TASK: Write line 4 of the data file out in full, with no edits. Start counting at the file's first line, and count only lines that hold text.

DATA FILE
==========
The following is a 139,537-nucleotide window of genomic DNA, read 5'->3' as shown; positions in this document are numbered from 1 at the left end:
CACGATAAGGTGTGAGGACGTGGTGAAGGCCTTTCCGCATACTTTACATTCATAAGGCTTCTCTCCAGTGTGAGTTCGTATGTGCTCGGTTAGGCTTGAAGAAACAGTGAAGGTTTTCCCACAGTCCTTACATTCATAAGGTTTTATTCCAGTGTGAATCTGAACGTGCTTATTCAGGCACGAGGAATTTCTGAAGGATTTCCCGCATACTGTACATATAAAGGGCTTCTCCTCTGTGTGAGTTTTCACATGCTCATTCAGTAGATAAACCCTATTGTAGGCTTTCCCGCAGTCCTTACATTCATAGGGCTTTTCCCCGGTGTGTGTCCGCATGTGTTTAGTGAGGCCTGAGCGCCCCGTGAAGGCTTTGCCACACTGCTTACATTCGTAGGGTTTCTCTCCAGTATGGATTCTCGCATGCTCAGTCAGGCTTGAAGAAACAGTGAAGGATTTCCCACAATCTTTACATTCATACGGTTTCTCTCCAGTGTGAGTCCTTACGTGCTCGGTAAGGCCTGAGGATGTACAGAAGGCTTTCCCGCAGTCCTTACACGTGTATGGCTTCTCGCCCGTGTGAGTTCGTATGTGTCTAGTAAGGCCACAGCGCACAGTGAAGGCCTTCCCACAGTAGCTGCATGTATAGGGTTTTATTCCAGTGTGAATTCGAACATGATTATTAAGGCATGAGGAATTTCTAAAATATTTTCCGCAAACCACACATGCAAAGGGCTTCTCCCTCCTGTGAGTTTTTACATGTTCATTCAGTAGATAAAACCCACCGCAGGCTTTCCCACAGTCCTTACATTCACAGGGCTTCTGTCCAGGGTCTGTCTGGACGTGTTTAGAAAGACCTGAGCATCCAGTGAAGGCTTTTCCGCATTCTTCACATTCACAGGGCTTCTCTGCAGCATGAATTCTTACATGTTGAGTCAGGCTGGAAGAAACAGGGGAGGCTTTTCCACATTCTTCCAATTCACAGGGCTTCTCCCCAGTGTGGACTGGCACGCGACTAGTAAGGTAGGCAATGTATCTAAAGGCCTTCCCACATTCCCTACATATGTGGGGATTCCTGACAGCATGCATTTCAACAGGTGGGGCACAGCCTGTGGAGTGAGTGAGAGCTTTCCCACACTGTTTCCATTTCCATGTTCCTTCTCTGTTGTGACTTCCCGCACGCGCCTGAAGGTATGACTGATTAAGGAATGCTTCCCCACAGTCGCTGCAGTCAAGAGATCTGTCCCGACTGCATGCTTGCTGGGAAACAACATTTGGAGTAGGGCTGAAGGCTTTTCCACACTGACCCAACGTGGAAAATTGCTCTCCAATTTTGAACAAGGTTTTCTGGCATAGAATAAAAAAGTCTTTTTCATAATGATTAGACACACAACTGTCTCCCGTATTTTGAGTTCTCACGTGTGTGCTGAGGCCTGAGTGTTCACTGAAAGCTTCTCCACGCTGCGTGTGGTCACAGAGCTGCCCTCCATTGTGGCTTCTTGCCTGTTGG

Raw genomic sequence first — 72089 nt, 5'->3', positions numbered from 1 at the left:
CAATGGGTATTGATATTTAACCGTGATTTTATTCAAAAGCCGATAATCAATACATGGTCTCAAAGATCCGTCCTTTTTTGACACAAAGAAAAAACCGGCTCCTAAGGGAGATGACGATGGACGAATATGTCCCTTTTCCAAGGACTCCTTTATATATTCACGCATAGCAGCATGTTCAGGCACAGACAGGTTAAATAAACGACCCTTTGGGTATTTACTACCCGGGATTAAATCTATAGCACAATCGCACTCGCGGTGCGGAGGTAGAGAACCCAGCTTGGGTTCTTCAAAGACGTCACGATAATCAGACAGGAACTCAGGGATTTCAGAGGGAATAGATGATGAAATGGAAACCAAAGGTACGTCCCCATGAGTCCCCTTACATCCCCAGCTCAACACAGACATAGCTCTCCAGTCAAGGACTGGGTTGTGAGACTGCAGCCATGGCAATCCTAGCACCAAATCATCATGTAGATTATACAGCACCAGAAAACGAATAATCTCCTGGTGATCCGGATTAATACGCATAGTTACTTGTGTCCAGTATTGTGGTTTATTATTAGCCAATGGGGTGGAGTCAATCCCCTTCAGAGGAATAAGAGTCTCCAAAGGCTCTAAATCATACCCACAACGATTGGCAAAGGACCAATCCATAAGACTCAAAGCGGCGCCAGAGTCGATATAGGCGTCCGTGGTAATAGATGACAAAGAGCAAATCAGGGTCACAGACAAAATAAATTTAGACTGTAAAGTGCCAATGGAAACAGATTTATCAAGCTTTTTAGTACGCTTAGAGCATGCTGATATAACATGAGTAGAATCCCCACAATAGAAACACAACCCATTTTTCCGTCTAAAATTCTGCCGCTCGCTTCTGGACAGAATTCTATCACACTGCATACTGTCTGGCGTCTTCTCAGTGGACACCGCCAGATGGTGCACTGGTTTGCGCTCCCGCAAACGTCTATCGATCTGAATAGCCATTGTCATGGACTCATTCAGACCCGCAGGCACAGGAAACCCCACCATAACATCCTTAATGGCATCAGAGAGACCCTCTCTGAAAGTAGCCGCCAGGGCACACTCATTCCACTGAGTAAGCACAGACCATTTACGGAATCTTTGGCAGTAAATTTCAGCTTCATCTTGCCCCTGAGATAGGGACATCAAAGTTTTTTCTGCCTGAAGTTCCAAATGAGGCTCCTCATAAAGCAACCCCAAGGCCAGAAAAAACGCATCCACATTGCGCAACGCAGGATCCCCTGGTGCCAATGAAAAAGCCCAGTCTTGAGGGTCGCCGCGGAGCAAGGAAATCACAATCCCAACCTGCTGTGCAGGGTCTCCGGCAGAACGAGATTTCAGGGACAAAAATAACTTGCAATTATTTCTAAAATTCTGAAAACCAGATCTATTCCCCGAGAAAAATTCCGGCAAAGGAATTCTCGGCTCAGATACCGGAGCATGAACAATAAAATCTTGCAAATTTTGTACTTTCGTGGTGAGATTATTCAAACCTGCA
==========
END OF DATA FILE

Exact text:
CAATGGGTATTGATATTTAACCGTGATTTTATTCAAAAGCCGATAATCAATACATGGTCTCAAAGATCCGTCCTTTTTTGACACAAAGAAAAAACCGGCTCCTAAGGGAGATGACGATGGACGAATATGTCCCTTTTCCAAGGACTCCTTTATATATTCACGCATAGCAGCATGTTCAGGCACAGACAGGTTAAATAAACGACCCTTTGGGTATTTACTACCCGGGATTAAATCTATAGCACAATCGCACTCGCGGTGCGGAGGTAGAGAACCCAGCTTGGGTTCTTCAAAGACGTCACGATAATCAGACAGGAACTCAGGGATTTCAGAGGGAATAGATGATGAAATGGAAACCAAAGGTACGTCCCCATGAGTCCCCTTACATCCCCAGCTCAACACAGACATAGCTCTCCAGTCAAGGACTGGGTTGTGAGACTGCAGCCATGGCAATCCTAGCACCAAATCATCATGTAGATTATACAGCACCAGAAAACGAATAATCTCCTGGTGATCCGGATTAATACGCATAGTTACTTGTGTCCAGTATTGTGGTTTATTATTAGCCAATGGGGTGGAGTCAATCCCCTTCAGAGGAATAAGAGTCTCCAAAGGCTCTAAATCATACCCACAACGATTGGCAAAGGACCAATCCATAAGACTCAAAGCGGCGCCAGAGTCGATATAGGCGTCCGTGGTAATAGATGACAAAGAGCAAATCAGGGTCACAGACAAAATAAATTTAGACTGTAAAGTGCCAATGGAAACAGATTTATCAAGCTTTTTAGTACGCTTAGAGCATGCTGATATAACATGAGTAGAATCCCCACAATAGAAACACAACCCATTTTTCCGTCTAAAATTCTGCCGCTCGCTTCTGGACAGAATTCTATCACACTGCATACTGTCTGGCGTCTTCTCAGTGGACACCGCCAGATGGTGCACTGGTTTGCGCTCCCGCAAACGTCTATCGATCTGAATAGCCATTGTCATGGACTCATTCAGACCCGCAGGCACAGGAAACCCCACCATAACATCCTTAATGGCATCAGAGAGACCCTCTCTGAAAGTAGCCGCCAGGGCACACTCATTCCACTGAGTAAGCACAGACCATTTACGGAATCTTTGGCAGTAAATTTCAGCTTCATCTTGCCCCTGAGATAGGGACATCAAAGTTTTTTCTGCCTGAAGTTCCAAATGAGGCTCCTCATAAAGCAACCCCAAGGCCAGAAAAAACGCATCCACATTGCGCAACGCAGGATCCCCTGGTGCCAATGAAAAAGCCCAGTCTTGAGGGTCGCCGCGGAGCAAGGAAATCACAATCCCAACCTGCTGTGCAGGGTCTCCGGCAGAACGAGATTTCAGGGACAAAAATAACTTGCAATTATTTCTAAAATTCTGAAAACCAGATCTATTCCCCGAGAAAAATTCCGGCAAAGGAATTCTCGGCTCAGATACCGGAGCATGAACAATAAAATCTTGCAAATTTTGTACTTTCGTGGTGAGATTATTCAAACCTGCA